A preliminary ruling from the U.S. International Trade Commission found Apple to have infringed upon one out of four Motorola Mobility patents. Administrative Law Judge Thomas B. Pender found Apple to have violated a patent essential to the 3G standard, both UMTS and CDMA, and, if the ruling is upheld — which FOSSPatents believes is unlikely — Apple would be prevented from importing both iPhone and iPads with 3G-capabilities.
The decision may not, however, apply to the iPhone 4S, which incorporates a Qualcomm baseband chip. Motorola previously took Apple to court in Germany for the very same thing, but the telecommunications company lost the suit “because there was doubt that every implementation of 3G/UMTS would inevitably infringe,” FOSSPatents said.
This is the second preliminary decision ruled in Motorola’s favor in as many days. But since the patents are deemed essential, the Schaumburg company’s judicial pursuits may face an antitrust investigation in the U.S. — a formal investigation is already underway by the European Commission.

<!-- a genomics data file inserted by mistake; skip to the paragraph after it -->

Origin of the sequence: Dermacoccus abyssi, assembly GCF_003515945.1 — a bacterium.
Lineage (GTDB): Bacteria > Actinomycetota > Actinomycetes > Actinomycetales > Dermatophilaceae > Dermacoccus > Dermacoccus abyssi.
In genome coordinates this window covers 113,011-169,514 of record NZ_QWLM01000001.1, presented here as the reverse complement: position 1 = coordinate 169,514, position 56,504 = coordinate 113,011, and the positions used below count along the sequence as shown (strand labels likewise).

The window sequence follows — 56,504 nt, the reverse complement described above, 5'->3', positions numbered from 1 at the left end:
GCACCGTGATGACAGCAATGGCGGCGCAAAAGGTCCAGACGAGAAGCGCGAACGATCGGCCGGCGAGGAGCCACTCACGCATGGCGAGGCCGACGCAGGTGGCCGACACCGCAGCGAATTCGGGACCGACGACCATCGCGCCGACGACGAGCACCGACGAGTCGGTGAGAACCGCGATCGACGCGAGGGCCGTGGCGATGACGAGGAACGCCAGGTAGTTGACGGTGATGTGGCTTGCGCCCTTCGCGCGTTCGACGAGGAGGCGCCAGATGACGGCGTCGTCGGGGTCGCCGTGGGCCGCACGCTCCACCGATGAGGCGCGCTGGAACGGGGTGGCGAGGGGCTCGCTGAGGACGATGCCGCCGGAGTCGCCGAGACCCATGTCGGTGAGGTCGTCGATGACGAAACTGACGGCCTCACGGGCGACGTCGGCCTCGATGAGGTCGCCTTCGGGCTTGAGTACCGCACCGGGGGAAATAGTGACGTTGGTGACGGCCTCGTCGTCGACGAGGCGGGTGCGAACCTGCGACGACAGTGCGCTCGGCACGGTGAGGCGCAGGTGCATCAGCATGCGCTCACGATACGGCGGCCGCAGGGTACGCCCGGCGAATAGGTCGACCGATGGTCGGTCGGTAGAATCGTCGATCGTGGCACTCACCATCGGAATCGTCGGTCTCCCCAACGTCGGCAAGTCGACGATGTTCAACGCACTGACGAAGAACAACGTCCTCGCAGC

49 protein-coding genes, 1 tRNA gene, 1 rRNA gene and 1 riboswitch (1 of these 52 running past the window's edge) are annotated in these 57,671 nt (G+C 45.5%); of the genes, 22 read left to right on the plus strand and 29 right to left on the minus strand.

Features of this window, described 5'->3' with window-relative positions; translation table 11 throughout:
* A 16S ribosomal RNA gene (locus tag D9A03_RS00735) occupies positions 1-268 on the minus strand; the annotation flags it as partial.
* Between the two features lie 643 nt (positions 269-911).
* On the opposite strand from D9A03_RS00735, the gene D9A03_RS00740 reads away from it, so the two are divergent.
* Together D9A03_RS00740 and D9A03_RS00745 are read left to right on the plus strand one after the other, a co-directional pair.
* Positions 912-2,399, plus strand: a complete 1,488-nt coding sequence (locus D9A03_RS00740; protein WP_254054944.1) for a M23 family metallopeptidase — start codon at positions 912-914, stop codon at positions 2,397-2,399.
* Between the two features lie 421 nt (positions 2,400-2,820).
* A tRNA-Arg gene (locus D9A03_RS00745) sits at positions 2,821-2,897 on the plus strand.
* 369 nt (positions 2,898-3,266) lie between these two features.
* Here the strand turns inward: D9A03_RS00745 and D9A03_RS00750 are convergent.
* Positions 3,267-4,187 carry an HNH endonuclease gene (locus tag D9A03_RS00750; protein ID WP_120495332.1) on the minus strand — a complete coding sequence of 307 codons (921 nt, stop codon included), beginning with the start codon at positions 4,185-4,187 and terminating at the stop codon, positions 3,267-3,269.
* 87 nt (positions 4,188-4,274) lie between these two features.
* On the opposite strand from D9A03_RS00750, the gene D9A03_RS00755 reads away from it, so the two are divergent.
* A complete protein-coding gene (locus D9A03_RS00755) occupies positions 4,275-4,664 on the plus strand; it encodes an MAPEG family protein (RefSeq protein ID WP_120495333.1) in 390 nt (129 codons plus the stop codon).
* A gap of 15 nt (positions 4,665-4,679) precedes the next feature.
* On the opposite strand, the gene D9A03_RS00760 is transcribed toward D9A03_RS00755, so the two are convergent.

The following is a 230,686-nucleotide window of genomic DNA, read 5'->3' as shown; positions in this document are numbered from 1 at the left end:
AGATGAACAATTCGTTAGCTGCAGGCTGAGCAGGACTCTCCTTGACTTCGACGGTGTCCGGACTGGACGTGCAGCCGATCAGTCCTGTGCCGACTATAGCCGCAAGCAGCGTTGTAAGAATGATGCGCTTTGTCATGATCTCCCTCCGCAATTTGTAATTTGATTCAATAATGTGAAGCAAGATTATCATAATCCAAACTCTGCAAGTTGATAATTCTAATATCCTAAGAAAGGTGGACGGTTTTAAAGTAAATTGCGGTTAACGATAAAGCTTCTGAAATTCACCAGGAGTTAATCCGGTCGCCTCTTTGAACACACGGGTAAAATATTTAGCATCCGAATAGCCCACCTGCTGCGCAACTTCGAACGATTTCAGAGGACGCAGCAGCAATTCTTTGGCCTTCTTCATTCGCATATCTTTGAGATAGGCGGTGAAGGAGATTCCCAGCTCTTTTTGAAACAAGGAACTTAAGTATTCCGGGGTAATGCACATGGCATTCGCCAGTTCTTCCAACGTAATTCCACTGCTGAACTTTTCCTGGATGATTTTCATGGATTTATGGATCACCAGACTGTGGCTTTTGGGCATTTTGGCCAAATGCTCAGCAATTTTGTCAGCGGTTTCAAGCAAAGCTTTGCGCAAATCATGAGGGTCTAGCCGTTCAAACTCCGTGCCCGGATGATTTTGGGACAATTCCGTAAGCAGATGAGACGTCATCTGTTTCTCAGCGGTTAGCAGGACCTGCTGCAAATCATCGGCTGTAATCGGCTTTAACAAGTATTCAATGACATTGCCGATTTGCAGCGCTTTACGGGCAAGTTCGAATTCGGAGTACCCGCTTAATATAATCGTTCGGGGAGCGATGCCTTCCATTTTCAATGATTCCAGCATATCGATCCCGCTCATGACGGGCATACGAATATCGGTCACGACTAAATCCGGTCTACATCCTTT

“We are pleased that the ALJ’s initial determination finds Apple to be in violation of Motorola Mobility’s intellectual property, and look forward to the full commission’s ruling in August,” Motorola told AllThingsD. “Our commitment to innovation is a primary reason why we are an industry-leader in intellectual property, and our focus continues to be on building on this strong foundation to enhance the user experience.”
Apple’s also not too worried about the ruling. “We’re glad the court ruled in our favor on three of four patents being considered,” Apple said in a statement obtained by AllThingsD. “The fourth covers industry-standard technology which Motorola has refused to license to Apple on reasonable terms. A court in Germany has already declared this patent invalid, so we believe we will have a very strong case on appeal.”
Interestingly, FOSSPatents suggests that if Motorola continues to pursue companies, Apple and Microsoft specifically, citing standard-essential patents, “it would make sense for Google to have second thoughts about the [acquisition of Motorola].”